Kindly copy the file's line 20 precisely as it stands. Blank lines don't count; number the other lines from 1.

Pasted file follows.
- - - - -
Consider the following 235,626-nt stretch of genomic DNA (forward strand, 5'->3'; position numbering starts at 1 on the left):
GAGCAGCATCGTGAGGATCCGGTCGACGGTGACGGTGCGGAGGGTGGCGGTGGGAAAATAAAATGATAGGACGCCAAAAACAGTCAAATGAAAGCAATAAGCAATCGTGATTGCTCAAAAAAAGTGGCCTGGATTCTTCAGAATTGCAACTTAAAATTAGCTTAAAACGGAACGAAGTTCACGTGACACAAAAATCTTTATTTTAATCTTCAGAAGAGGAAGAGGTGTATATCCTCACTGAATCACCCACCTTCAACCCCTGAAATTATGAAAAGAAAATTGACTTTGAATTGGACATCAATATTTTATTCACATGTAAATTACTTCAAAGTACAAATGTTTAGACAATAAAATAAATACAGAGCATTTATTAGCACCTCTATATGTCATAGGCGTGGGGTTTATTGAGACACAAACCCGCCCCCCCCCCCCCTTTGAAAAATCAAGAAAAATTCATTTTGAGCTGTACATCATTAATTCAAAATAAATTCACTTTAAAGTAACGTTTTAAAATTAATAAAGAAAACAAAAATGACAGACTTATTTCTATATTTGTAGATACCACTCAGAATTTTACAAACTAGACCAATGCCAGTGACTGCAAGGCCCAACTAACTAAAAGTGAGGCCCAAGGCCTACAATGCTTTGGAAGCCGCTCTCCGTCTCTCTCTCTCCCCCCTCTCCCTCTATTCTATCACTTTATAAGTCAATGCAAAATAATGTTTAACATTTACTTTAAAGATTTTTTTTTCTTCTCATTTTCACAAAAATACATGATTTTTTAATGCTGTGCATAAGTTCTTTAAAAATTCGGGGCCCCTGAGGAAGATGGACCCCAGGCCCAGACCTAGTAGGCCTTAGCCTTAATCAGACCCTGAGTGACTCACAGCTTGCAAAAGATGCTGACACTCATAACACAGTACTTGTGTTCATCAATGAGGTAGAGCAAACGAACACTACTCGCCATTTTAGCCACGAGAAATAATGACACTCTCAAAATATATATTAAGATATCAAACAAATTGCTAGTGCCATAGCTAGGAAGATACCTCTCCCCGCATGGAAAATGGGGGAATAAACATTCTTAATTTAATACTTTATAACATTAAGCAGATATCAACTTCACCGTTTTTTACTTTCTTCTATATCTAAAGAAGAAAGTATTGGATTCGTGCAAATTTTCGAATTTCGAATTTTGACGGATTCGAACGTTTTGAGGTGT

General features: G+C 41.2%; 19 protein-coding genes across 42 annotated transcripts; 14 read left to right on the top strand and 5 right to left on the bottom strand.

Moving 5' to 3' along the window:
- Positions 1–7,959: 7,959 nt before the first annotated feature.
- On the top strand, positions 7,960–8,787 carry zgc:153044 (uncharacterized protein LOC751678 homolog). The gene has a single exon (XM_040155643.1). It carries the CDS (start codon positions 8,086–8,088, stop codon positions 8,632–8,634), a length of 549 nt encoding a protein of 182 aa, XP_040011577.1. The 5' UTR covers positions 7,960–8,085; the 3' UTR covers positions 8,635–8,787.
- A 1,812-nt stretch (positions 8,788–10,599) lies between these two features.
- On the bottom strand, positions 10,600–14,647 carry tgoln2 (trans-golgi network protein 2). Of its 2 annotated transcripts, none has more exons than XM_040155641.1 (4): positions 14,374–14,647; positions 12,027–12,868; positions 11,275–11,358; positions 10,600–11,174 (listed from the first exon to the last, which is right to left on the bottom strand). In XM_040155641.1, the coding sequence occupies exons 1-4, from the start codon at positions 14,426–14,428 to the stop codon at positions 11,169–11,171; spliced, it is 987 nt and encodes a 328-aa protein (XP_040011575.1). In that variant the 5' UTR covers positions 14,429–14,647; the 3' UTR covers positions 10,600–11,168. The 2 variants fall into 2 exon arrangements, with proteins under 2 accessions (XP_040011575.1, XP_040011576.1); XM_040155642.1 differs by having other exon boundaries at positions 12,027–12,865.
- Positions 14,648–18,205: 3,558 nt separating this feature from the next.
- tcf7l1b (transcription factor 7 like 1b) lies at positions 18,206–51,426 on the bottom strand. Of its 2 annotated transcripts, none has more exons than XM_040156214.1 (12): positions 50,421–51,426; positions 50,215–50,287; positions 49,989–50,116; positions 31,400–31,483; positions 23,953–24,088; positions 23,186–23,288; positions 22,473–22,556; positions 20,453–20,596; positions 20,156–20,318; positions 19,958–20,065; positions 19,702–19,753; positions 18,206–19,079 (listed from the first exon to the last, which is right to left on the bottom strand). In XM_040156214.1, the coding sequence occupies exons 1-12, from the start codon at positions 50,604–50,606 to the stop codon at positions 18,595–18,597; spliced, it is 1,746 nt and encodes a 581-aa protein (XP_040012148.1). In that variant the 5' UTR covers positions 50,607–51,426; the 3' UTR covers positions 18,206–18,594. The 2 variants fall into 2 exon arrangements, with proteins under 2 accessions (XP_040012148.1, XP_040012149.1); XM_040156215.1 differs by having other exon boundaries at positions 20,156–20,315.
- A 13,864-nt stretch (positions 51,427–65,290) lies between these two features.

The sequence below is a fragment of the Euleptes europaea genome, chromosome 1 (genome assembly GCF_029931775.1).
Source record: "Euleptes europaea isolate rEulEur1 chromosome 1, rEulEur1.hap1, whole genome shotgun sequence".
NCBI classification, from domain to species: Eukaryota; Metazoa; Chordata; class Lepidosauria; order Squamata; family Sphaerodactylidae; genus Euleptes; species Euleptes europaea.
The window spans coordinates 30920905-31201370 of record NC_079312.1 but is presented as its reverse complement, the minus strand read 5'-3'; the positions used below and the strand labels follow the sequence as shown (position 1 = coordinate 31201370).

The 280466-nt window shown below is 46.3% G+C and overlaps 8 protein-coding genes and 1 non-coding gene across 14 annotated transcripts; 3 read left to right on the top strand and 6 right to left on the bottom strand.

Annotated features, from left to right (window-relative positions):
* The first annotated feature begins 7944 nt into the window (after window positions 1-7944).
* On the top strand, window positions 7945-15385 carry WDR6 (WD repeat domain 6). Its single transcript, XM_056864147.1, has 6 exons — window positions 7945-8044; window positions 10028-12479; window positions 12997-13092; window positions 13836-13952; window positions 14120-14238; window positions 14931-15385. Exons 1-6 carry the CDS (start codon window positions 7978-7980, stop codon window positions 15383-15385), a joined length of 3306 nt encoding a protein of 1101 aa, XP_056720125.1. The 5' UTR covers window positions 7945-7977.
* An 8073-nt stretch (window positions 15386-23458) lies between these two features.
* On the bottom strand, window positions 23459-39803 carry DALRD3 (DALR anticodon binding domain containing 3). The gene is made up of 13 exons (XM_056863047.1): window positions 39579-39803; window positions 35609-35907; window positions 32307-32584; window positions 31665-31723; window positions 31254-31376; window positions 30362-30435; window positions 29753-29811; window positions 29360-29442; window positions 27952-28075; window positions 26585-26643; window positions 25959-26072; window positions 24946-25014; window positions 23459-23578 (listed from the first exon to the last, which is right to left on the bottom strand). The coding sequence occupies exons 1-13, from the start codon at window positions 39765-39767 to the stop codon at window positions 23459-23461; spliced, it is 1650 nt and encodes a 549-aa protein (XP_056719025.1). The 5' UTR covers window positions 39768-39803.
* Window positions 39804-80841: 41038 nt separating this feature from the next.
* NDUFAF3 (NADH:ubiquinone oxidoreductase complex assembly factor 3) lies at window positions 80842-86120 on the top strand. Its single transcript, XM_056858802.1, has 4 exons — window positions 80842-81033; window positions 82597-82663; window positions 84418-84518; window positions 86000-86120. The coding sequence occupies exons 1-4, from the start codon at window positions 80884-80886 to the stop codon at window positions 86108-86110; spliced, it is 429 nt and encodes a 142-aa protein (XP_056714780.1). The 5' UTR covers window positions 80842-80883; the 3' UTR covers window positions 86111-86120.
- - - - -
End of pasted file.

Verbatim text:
* An 8073-nt stretch (window positions 15386-23458) lies between these two features.